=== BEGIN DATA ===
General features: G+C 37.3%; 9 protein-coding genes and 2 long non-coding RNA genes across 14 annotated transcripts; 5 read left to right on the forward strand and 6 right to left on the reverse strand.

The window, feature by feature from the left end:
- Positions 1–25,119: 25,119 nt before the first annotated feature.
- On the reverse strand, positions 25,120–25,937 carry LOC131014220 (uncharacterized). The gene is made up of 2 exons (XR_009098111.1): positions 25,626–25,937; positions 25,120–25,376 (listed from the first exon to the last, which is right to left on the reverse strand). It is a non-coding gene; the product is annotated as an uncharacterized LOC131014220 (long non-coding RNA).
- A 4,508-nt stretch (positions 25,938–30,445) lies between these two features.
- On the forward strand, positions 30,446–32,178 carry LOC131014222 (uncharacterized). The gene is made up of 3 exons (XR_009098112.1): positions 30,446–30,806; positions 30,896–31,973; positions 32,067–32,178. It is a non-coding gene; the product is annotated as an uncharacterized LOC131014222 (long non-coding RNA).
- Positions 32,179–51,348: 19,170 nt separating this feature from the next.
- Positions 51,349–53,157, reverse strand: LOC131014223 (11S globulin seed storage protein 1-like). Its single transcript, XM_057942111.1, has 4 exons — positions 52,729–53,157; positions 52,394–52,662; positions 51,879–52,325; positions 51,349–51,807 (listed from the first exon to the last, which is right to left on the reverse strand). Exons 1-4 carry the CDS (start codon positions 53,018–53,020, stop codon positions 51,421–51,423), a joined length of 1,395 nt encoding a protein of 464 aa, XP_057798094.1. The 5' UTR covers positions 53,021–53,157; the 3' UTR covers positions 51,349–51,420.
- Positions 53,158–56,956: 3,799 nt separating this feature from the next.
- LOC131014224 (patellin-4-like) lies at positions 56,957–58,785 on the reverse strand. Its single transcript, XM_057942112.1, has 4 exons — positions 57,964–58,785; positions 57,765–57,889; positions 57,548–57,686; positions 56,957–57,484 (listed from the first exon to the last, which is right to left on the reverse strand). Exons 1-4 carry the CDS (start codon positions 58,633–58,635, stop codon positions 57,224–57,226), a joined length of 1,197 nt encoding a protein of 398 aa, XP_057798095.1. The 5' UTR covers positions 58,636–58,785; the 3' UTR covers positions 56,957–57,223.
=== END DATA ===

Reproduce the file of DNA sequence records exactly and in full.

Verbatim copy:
General features: G+C 37.3%; 9 protein-coding genes and 2 long non-coding RNA genes across 14 annotated transcripts; 5 read left to right on the forward strand and 6 right to left on the reverse strand.

The window, feature by feature from the left end:
- Positions 1–25,119: 25,119 nt before the first annotated feature.
- On the reverse strand, positions 25,120–25,937 carry LOC131014220 (uncharacterized). The gene is made up of 2 exons (XR_009098111.1): positions 25,626–25,937; positions 25,120–25,376 (listed from the first exon to the last, which is right to left on the reverse strand). It is a non-coding gene; the product is annotated as an uncharacterized LOC131014220 (long non-coding RNA).
- A 4,508-nt stretch (positions 25,938–30,445) lies between these two features.
- On the forward strand, positions 30,446–32,178 carry LOC131014222 (uncharacterized). The gene is made up of 3 exons (XR_009098112.1): positions 30,446–30,806; positions 30,896–31,973; positions 32,067–32,178. It is a non-coding gene; the product is annotated as an uncharacterized LOC131014222 (long non-coding RNA).
- Positions 32,179–51,348: 19,170 nt separating this feature from the next.
- Positions 51,349–53,157, reverse strand: LOC131014223 (11S globulin seed storage protein 1-like). Its single transcript, XM_057942111.1, has 4 exons — positions 52,729–53,157; positions 52,394–52,662; positions 51,879–52,325; positions 51,349–51,807 (listed from the first exon to the last, which is right to left on the reverse strand). Exons 1-4 carry the CDS (start codon positions 53,018–53,020, stop codon positions 51,421–51,423), a joined length of 1,395 nt encoding a protein of 464 aa, XP_057798094.1. The 5' UTR covers positions 53,021–53,157; the 3' UTR covers positions 51,349–51,420.
- Positions 53,158–56,956: 3,799 nt separating this feature from the next.
- LOC131014224 (patellin-4-like) lies at positions 56,957–58,785 on the reverse strand. Its single transcript, XM_057942112.1, has 4 exons — positions 57,964–58,785; positions 57,765–57,889; positions 57,548–57,686; positions 56,957–57,484 (listed from the first exon to the last, which is right to left on the reverse strand). Exons 1-4 carry the CDS (start codon positions 58,633–58,635, stop codon positions 57,224–57,226), a joined length of 1,197 nt encoding a protein of 398 aa, XP_057798095.1. The 5' UTR covers positions 58,636–58,785; the 3' UTR covers positions 56,957–57,223.